These are best practices to consider while working on your DMP. They are based on the most common stumbling blocks we see DMP authors encounter. If you want to see examples of real DMPs, the DMPTool has put together this list of high-quality DMPs. (But remember Best Practice #1 below: your funder’s requirements are an important part of this process.)
1. Look up the DMP requirements for your grant proposal.
Funders typically outline or link to their DMP requirements in their funding announcements. If you are writing your DMP for a grant proposal, it’s important to begin by reviewing your funder’s requirements and structuring your DMP accordingly
2. Anticipate software and storage needs by considering the types of data that will be created.
Some instruments need unique or proprietary software and some projects generate large amounts of data (either in number of files or file sizes). Anticipating these issues will make sure there’s no scrambling.
3. Create or adopt standard terminology and file-naming practices.
Decide on conventions and stick with them. Document your standards so transitions are smooth as graduate students, post-docs, and collaborators cycle on and off projects.
4. Set a schedule for your data management activities.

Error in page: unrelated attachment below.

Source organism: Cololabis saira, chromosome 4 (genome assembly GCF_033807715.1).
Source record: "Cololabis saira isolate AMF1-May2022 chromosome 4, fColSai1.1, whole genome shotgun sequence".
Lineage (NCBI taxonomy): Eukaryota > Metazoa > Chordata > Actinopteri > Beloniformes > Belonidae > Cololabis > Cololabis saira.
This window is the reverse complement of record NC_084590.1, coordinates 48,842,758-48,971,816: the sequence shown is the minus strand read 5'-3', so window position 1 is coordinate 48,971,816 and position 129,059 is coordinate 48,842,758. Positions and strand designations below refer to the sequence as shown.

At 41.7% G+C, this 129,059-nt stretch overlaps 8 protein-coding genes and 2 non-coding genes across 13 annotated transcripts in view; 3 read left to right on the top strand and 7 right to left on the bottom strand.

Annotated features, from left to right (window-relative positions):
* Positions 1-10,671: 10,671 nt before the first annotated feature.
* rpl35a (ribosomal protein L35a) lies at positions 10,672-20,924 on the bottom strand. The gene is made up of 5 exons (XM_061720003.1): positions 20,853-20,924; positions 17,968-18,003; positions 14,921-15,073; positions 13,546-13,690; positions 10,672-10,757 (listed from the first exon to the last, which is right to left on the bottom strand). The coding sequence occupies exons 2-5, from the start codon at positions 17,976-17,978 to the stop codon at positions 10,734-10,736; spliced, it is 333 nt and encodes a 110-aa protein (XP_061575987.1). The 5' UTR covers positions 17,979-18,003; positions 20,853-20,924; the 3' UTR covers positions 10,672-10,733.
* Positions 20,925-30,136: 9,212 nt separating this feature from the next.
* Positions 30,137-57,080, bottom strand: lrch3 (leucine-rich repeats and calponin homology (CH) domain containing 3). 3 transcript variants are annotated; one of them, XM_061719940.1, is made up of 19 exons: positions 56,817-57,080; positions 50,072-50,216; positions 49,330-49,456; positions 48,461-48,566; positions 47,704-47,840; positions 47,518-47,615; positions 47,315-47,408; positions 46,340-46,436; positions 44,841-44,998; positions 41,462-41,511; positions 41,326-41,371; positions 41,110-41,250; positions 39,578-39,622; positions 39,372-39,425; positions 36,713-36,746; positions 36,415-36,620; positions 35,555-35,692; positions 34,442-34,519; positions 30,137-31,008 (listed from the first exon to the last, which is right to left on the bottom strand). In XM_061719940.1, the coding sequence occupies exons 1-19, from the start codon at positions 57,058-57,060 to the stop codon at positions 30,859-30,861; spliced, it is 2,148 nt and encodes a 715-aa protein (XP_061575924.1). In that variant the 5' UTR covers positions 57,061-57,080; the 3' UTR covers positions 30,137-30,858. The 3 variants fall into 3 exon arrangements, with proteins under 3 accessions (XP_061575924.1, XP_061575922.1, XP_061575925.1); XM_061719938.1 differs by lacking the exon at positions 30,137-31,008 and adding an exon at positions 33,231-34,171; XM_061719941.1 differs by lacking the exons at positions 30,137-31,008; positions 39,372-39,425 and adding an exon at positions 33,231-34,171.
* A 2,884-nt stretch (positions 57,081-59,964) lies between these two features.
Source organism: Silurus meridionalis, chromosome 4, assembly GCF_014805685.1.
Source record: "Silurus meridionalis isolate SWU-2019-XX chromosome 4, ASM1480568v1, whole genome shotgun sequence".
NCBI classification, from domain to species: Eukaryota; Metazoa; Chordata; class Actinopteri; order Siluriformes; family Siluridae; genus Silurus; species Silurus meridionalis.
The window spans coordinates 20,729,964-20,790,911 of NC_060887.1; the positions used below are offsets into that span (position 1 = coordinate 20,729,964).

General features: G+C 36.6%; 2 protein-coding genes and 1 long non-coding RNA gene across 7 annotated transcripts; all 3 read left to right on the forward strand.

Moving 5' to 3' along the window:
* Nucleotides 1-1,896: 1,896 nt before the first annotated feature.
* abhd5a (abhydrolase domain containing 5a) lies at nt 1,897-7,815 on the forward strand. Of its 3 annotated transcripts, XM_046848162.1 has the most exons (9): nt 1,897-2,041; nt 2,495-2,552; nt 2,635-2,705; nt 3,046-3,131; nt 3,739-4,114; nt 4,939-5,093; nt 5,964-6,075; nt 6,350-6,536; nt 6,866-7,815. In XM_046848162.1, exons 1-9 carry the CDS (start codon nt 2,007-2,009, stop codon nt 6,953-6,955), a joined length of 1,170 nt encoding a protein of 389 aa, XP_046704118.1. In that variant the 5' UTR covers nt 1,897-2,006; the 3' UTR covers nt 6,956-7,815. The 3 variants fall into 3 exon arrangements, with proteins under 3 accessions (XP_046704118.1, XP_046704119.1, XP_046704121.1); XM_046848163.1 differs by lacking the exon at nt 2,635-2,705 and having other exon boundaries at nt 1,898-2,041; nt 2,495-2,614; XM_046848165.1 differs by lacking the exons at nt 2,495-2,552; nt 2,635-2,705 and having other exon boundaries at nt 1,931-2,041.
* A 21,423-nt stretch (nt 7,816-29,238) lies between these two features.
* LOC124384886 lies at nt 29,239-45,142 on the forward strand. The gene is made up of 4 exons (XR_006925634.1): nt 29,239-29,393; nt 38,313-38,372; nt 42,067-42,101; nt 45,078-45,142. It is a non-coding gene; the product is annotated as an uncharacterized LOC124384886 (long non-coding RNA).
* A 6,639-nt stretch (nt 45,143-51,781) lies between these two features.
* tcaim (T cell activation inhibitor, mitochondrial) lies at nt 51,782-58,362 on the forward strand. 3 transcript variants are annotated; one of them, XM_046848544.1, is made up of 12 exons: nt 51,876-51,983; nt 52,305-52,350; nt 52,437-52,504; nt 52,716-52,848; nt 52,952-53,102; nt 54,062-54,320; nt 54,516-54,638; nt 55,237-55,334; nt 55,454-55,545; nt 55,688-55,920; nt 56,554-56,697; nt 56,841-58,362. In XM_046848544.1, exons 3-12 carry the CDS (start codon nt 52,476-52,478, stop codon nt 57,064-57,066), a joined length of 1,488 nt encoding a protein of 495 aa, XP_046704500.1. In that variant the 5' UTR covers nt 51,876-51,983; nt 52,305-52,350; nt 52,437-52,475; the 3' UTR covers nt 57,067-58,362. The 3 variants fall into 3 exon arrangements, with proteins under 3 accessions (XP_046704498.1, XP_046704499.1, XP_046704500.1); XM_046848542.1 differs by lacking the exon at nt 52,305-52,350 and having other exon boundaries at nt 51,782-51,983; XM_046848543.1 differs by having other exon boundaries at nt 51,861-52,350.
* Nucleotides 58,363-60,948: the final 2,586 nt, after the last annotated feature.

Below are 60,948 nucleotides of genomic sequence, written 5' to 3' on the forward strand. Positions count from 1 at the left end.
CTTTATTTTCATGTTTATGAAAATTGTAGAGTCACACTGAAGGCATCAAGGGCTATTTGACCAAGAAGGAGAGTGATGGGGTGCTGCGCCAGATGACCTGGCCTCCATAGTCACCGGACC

For example, nightly back-ups onto shared storage ensures more than one copy of the data exists. Monthly file and/or directory clean-ups will help keep “publication quality” data safe and accessible. (Note that ideal backup and cleanup cycles will vary depending on the project.)
5. Assign responsibilities.
For example, assign a data manager who can check that backup clients are functional, monitor shared directories for clean-up or archiving maintenance, and follow up with team members as needed.
6. Think long-term.
For example, data associated with publications needs to be preserved long-term. Decide where it’s going (e.g. a discipline or institutional repository) and when it’s going there. Other types of data may warrant this level of preservation as well (e.g. reference, irreplaceable, long-term monitoring, etc.).
RDS Services for DMP Review
The Research Data Service provides fast, free, and confidential feedback on draft DMPs. Send us your draft DMP, funding announcement, and Sponsored Programs Administration (SPA) deadline by email or filling out this form. If you’ve created your DMP in the DMPTool, then select the “Request Feedback” option on the last page of your DMP template to contact us for a review.